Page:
Story Tools

Date of Issue: November 09, 2006

Key Royale Bridge deck to be poured

Royale Bridge pic

Workers replacing the Key Royale Bridge planned to begin pouring a concrete deck this week, probably on Thursday.

That was the word from the various parties involved in the $3.4 million bridge project meeting at Holmes Beach City Hall on Nov. 2 to share updates and forecasts.

Cemex Inc. trucks will haul the concrete from the mainland. Construction crews will pour the concrete in stages using a bucket.

The deck pour will take about seven days, but not impact the traffic pattern motorists have become familiar with since construction began, according to William Thomas Jr., spokesperson for the DOT in the District 1 office in Bartow.

The bridge work started more than three months ago - as of Nov. 2 the project was 112 days into the contracted 283 "allowable" days.

The project involves building a 153-foot, two-lane low-level bridge a minimum of 10.3 feet above the waterline and with a horizontal clearance of 32 feet.

The work will occur in three phases, Thomas said.

Phase 1, which is currently under way, involves removing and replacing the first section of the old bridge.

In Phase 2, traffic will be shifted to the new bridge section and the rest of the structure will be removed and replaced. That traffic shift is expected in late December.

During Phase 3, expected to begin in mid-April 2007, both lanes of the bridge will be open. The work will be taking place on the shoulders, sidewalks, curbs, gutters and dressing sod, Thomas said.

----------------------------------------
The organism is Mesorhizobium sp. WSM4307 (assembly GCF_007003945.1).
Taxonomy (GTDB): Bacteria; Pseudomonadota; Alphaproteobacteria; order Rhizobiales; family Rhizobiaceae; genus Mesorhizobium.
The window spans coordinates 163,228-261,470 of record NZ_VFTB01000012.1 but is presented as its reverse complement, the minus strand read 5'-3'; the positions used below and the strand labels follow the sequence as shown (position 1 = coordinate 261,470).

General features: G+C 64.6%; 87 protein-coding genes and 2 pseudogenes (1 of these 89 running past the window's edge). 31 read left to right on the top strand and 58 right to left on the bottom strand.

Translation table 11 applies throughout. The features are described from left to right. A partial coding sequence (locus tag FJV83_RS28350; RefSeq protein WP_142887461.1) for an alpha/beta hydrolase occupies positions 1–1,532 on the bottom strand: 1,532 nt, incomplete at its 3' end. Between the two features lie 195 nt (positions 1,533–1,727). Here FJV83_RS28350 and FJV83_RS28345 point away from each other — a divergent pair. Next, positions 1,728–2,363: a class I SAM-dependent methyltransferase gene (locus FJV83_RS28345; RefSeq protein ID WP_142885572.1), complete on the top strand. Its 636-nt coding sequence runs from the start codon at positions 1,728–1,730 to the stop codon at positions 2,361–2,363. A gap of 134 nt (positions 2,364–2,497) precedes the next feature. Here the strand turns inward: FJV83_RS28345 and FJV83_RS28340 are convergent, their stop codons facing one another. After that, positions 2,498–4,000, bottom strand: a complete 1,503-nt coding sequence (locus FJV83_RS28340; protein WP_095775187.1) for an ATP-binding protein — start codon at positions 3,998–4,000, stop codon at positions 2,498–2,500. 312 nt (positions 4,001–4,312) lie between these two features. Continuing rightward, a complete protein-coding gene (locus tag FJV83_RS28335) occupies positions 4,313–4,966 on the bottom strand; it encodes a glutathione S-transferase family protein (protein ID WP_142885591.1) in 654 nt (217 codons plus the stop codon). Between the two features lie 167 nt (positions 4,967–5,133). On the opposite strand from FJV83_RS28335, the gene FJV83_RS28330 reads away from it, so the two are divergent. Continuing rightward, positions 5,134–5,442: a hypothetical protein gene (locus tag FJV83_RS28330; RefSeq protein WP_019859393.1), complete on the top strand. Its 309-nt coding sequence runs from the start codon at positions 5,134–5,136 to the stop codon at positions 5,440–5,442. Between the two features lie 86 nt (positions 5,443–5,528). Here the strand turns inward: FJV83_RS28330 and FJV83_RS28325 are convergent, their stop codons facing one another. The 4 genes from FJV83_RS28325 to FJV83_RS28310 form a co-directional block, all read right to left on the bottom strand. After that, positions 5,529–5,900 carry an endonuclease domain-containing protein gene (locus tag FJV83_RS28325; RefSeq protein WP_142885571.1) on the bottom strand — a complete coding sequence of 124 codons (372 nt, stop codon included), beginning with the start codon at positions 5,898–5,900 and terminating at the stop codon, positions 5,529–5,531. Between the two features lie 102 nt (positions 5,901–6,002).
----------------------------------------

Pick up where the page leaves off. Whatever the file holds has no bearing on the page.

During last week's meeting, managers and contractors discussed the deck pour, construction of the barrier walls and placement of conduit and navigational lights on the bridge.

They also briefly discussed a complaint from a homeowner about the rip-rap - large, course rock used to stabilize the shore and reduce water erosion - under the bridge.

The homeowner felt the material was unsightly and so a compromise was struck, said Kent A. Duaderman, associate project administrator for the DOT. The rip-rap will be covered with smaller, bedding stone.

Motorists crossing the bridge last week encountered delays about the length of a routine traffic-light stop and none interviewed by The Islander complained.

"It's not too bad at all," said Jenny Phinney of Bradenton. "I drive it regularly to get out here and back, but to me it's become just another red light."

"I'd mind if I had to sit long, but I've never waited more than a few minutes I don't think," said Islander Tramm Petersen. "I don't know that we needed to spend the money to have it done, but it'll be nice when it's over."

State and federal transportation officials have said the project was needed for safety reasons, specifically the evacuation of the Key Royale community as a storm approached. Designed to carry 3,200 vehicles each day when it was completed in 1960, the bridge was serving nearly 4,700 vehicles per day by 2001, according to a U.S. Department of Transportation survey.

The bridge project encountered repeated delays over the years, primarily over funding and permitting and disagreement over the urgency of the work.

The project was scheduled for funding in the fiscal 2004-05 DOT budget, the 2005-06 DOT budget, the 2006-07 DOT budget and then a DOT work plan in late April showed funding in the 2007-08 DOT budget.

At the urging of Holmes Beach officials, the city borrowed funding and will pay interest to advance the construction. The city anticipates reimbursement from the state when the project comes up in the DOT's budget.

The project is scheduled to be completed by the end of June 2007.